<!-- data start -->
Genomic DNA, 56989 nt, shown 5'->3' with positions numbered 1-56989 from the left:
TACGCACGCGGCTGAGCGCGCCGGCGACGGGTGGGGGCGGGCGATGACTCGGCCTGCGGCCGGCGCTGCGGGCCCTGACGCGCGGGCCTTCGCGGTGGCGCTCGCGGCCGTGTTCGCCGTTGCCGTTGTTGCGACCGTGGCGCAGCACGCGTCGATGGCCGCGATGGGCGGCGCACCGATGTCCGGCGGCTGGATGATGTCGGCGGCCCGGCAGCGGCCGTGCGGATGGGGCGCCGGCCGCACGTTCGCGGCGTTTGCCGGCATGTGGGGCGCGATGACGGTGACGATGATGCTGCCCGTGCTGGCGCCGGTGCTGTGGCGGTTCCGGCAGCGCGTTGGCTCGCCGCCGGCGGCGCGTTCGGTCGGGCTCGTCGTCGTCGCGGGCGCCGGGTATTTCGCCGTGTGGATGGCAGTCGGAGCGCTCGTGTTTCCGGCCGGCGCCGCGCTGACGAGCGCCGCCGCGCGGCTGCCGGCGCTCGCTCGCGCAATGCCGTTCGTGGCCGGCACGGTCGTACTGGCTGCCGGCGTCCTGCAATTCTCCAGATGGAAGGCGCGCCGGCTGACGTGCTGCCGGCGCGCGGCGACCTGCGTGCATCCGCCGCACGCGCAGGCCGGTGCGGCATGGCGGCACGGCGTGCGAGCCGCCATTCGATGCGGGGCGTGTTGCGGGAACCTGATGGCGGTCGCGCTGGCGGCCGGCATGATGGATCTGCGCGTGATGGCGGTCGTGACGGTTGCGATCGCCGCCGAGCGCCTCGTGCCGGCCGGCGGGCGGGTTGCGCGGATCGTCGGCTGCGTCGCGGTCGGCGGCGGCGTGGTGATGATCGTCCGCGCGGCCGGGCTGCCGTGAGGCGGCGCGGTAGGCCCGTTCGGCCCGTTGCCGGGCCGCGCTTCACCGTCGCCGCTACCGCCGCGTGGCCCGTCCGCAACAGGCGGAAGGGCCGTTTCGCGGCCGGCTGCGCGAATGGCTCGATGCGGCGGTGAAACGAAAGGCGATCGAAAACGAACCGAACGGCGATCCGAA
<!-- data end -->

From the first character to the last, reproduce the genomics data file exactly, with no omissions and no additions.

Genomic DNA, 56989 nt, shown 5'->3' with positions numbered 1-56989 from the left:
TACGCACGCGGCTGAGCGCGCCGGCGACGGGTGGGGGCGGGCGATGACTCGGCCTGCGGCCGGCGCTGCGGGCCCTGACGCGCGGGCCTTCGCGGTGGCGCTCGCGGCCGTGTTCGCCGTTGCCGTTGTTGCGACCGTGGCGCAGCACGCGTCGATGGCCGCGATGGGCGGCGCACCGATGTCCGGCGGCTGGATGATGTCGGCGGCCCGGCAGCGGCCGTGCGGATGGGGCGCCGGCCGCACGTTCGCGGCGTTTGCCGGCATGTGGGGCGCGATGACGGTGACGATGATGCTGCCCGTGCTGGCGCCGGTGCTGTGGCGGTTCCGGCAGCGCGTTGGCTCGCCGCCGGCGGCGCGTTCGGTCGGGCTCGTCGTCGTCGCGGGCGCCGGGTATTTCGCCGTGTGGATGGCAGTCGGAGCGCTCGTGTTTCCGGCCGGCGCCGCGCTGACGAGCGCCGCCGCGCGGCTGCCGGCGCTCGCTCGCGCAATGCCGTTCGTGGCCGGCACGGTCGTACTGGCTGCCGGCGTCCTGCAATTCTCCAGATGGAAGGCGCGCCGGCTGACGTGCTGCCGGCGCGCGGCGACCTGCGTGCATCCGCCGCACGCGCAGGCCGGTGCGGCATGGCGGCACGGCGTGCGAGCCGCCATTCGATGCGGGGCGTGTTGCGGGAACCTGATGGCGGTCGCGCTGGCGGCCGGCATGATGGATCTGCGCGTGATGGCGGTCGTGACGGTTGCGATCGCCGCCGAGCGCCTCGTGCCGGCCGGCGGGCGGGTTGCGCGGATCGTCGGCTGCGTCGCGGTCGGCGGCGGCGTGGTGATGATCGTCCGCGCGGCCGGGCTGCCGTGAGGCGGCGCGGTAGGCCCGTTCGGCCCGTTGCCGGGCCGCGCTTCACCGTCGCCGCTACCGCCGCGTGGCCCGTCCGCAACAGGCGGAAGGGCCGTTTCGCGGCCGGCTGCGCGAATGGCTCGATGCGGCGGTGAAACGAAAGGCGATCGAAAACGAACCGAACGGCGATCCGAA